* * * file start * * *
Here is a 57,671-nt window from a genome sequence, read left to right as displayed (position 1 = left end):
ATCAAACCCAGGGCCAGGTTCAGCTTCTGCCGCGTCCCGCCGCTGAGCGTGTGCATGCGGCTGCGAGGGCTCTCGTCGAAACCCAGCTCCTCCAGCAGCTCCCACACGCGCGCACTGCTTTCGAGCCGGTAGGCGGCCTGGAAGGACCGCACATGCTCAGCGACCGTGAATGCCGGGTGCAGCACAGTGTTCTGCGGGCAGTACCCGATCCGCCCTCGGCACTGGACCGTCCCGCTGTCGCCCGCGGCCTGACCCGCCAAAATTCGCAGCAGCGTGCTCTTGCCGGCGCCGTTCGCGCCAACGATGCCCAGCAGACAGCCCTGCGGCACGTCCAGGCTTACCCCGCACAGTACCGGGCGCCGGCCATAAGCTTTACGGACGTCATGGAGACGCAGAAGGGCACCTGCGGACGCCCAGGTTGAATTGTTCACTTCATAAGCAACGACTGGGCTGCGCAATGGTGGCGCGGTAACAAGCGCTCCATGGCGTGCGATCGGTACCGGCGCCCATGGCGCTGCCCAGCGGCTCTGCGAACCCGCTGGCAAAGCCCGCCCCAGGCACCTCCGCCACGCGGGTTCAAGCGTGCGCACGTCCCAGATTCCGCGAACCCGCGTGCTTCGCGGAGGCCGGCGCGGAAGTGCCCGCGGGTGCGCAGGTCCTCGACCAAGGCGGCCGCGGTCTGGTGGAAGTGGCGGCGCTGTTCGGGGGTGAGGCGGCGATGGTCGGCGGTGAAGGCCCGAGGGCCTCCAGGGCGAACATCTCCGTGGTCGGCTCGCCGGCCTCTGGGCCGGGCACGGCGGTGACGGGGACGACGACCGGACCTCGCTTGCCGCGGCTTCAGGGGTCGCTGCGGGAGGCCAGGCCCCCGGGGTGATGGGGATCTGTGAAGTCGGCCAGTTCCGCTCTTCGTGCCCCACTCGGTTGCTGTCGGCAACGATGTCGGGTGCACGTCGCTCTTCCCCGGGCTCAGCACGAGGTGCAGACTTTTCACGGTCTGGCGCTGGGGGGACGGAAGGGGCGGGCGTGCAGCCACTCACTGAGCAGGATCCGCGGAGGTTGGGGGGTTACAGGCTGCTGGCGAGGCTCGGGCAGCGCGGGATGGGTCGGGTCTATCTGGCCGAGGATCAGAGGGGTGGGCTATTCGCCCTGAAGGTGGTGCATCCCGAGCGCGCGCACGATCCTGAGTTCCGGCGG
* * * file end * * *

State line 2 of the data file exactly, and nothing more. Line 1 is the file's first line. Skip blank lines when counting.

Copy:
ATCAAACCCAGGGCCAGGTTCAGCTTCTGCCGCGTCCCGCCGCTGAGCGTGTGCATGCGGCTGCGAGGGCTCTCGTCGAAACCCAGCTCCTCCAGCAGCTCCCACACGCGCGCACTGCTTTCGAGCCGGTAGGCGGCCTGGAAGGACCGCACATGCTCAGCGACCGTGAATGCCGGGTGCAGCACAGTGTTCTGCGGGCAGTACCCGATCCGCCCTCGGCACTGGACCGTCCCGCTGTCGCCCGCGGCCTGACCCGCCAAAATTCGCAGCAGCGTGCTCTTGCCGGCGCCGTTCGCGCCAACGATGCCCAGCAGACAGCCCTGCGGCACGTCCAGGCTTACCCCGCACAGTACCGGGCGCCGGCCATAAGCTTTACGGACGTCATGGAGACGCAGAAGGGCACCTGCGGACGCCCAGGTTGAATTGTTCACTTCATAAGCAACGACTGGGCTGCGCAATGGTGGCGCGGTAACAAGCGCTCCATGGCGTGCGATCGGTACCGGCGCCCATGGCGCTGCCCAGCGGCTCTGCGAACCCGCTGGCAAAGCCCGCCCCAGGCACCTCCGCCACGCGGGTTCAAGCGTGCGCACGTCCCAGATTCCGCGAACCCGCGTGCTTCGCGGAGGCCGGCGCGGAAGTGCCCGCGGGTGCGCAGGTCCTCGACCAAGGCGGCCGCGGTCTGGTGGAAGTGGCGGCGCTGTTCGGGGGTGAGGCGGCGATGGTCGGCGGTGAAGGCCCGAGGGCCTCCAGGGCGAACATCTCCGTGGTCGGCTCGCCGGCCTCTGGGCCGGGCACGGCGGTGACGGGGACGACGACCGGACCTCGCTTGCCGCGGCTTCAGGGGTCGCTGCGGGAGGCCAGGCCCCCGGGGTGATGGGGATCTGTGAAGTCGGCCAGTTCCGCTCTTCGTGCCCCACTCGGTTGCTGTCGGCAACGATGTCGGGTGCACGTCGCTCTTCCCCGGGCTCAGCACGAGGTGCAGACTTTTCACGGTCTGGCGCTGGGGGGACGGAAGGGGCGGGCGTGCAGCCACTCACTGAGCAGGATCCGCGGAGGTTGGGGGGTTACAGGCTGCTGGCGAGGCTCGGGCAGCGCGGGATGGGTCGGGTCTATCTGGCCGAGGATCAGAGGGGTGGGCTATTCGCCCTGAAGGTGGTGCATCCCGAGCGCGCGCACGATCCTGAGTTCCGGCGG